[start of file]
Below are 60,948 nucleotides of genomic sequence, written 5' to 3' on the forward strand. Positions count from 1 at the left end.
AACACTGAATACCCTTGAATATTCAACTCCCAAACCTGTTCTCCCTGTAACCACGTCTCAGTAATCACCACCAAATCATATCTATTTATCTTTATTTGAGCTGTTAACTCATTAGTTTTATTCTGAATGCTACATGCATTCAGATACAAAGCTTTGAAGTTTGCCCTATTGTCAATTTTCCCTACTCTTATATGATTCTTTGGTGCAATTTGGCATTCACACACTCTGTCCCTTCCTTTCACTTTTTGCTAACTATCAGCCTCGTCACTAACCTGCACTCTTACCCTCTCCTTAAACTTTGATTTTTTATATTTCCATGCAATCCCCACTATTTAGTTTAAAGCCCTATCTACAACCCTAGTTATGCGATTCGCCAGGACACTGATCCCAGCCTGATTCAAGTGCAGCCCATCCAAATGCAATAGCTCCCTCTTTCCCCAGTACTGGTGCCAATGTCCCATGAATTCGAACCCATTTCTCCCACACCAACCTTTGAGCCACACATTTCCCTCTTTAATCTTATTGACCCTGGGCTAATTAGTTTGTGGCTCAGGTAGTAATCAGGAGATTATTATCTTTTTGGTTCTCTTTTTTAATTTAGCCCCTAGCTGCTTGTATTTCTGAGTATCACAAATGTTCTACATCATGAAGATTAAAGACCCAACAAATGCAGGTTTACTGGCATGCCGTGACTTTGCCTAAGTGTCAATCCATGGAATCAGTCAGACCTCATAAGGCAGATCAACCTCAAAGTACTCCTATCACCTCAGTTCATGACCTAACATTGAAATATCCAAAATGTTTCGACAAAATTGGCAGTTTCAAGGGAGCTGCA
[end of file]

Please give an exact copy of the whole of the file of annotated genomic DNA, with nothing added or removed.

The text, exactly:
Below are 60,948 nucleotides of genomic sequence, written 5' to 3' on the forward strand. Positions count from 1 at the left end.
AACACTGAATACCCTTGAATATTCAACTCCCAAACCTGTTCTCCCTGTAACCACGTCTCAGTAATCACCACCAAATCATATCTATTTATCTTTATTTGAGCTGTTAACTCATTAGTTTTATTCTGAATGCTACATGCATTCAGATACAAAGCTTTGAAGTTTGCCCTATTGTCAATTTTCCCTACTCTTATATGATTCTTTGGTGCAATTTGGCATTCACACACTCTGTCCCTTCCTTTCACTTTTTGCTAACTATCAGCCTCGTCACTAACCTGCACTCTTACCCTCTCCTTAAACTTTGATTTTTTATATTTCCATGCAATCCCCACTATTTAGTTTAAAGCCCTATCTACAACCCTAGTTATGCGATTCGCCAGGACACTGATCCCAGCCTGATTCAAGTGCAGCCCATCCAAATGCAATAGCTCCCTCTTTCCCCAGTACTGGTGCCAATGTCCCATGAATTCGAACCCATTTCTCCCACACCAACCTTTGAGCCACACATTTCCCTCTTTAATCTTATTGACCCTGGGCTAATTAGTTTGTGGCTCAGGTAGTAATCAGGAGATTATTATCTTTTTGGTTCTCTTTTTTAATTTAGCCCCTAGCTGCTTGTATTTCTGAGTATCACAAATGTTCTACATCATGAAGATTAAAGACCCAACAAATGCAGGTTTACTGGCATGCCGTGACTTTGCCTAAGTGTCAATCCATGGAATCAGTCAGACCTCATAAGGCAGATCAACCTCAAAGTACTCCTATCACCTCAGTTCATGACCTAACATTGAAATATCCAAAATGTTTCGACAAAATTGGCAGTTTCAAGGGAGCTGCA